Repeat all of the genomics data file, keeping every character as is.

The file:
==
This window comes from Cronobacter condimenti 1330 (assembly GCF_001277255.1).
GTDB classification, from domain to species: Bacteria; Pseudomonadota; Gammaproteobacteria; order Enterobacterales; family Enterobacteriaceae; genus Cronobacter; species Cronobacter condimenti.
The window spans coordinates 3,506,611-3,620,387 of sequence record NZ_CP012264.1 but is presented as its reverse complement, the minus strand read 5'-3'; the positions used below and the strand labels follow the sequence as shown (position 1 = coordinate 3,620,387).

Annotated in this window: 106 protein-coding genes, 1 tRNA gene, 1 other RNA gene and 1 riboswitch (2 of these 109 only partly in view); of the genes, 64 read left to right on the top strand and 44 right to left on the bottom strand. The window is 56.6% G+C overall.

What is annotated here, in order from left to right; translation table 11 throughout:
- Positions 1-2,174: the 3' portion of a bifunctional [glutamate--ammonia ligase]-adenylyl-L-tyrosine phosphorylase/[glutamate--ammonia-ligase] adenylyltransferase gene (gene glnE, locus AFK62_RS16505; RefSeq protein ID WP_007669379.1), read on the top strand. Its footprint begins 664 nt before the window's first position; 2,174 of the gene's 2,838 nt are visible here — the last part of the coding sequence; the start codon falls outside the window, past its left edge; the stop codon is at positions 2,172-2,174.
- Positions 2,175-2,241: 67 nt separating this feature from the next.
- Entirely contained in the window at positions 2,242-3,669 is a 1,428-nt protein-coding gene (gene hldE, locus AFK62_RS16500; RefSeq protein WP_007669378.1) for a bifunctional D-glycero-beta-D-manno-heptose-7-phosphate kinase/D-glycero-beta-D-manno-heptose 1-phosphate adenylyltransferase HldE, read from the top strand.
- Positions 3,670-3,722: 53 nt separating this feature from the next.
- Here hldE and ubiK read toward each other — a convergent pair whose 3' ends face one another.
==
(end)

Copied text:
This window comes from Cronobacter condimenti 1330 (assembly GCF_001277255.1).
GTDB classification, from domain to species: Bacteria; Pseudomonadota; Gammaproteobacteria; order Enterobacterales; family Enterobacteriaceae; genus Cronobacter; species Cronobacter condimenti.
The window spans coordinates 3,506,611-3,620,387 of sequence record NZ_CP012264.1 but is presented as its reverse complement, the minus strand read 5'-3'; the positions used below and the strand labels follow the sequence as shown (position 1 = coordinate 3,620,387).

Annotated in this window: 106 protein-coding genes, 1 tRNA gene, 1 other RNA gene and 1 riboswitch (2 of these 109 only partly in view); of the genes, 64 read left to right on the top strand and 44 right to left on the bottom strand. The window is 56.6% G+C overall.

What is annotated here, in order from left to right; translation table 11 throughout:
- Positions 1-2,174: the 3' portion of a bifunctional [glutamate--ammonia ligase]-adenylyl-L-tyrosine phosphorylase/[glutamate--ammonia-ligase] adenylyltransferase gene (gene glnE, locus AFK62_RS16505; RefSeq protein ID WP_007669379.1), read on the top strand. Its footprint begins 664 nt before the window's first position; 2,174 of the gene's 2,838 nt are visible here — the last part of the coding sequence; the start codon falls outside the window, past its left edge; the stop codon is at positions 2,172-2,174.
- Positions 2,175-2,241: 67 nt separating this feature from the next.
- Entirely contained in the window at positions 2,242-3,669 is a 1,428-nt protein-coding gene (gene hldE, locus AFK62_RS16500; RefSeq protein WP_007669378.1) for a bifunctional D-glycero-beta-D-manno-heptose-7-phosphate kinase/D-glycero-beta-D-manno-heptose 1-phosphate adenylyltransferase HldE, read from the top strand.
- Positions 3,670-3,722: 53 nt separating this feature from the next.
- Here hldE and ubiK read toward each other — a convergent pair whose 3' ends face one another.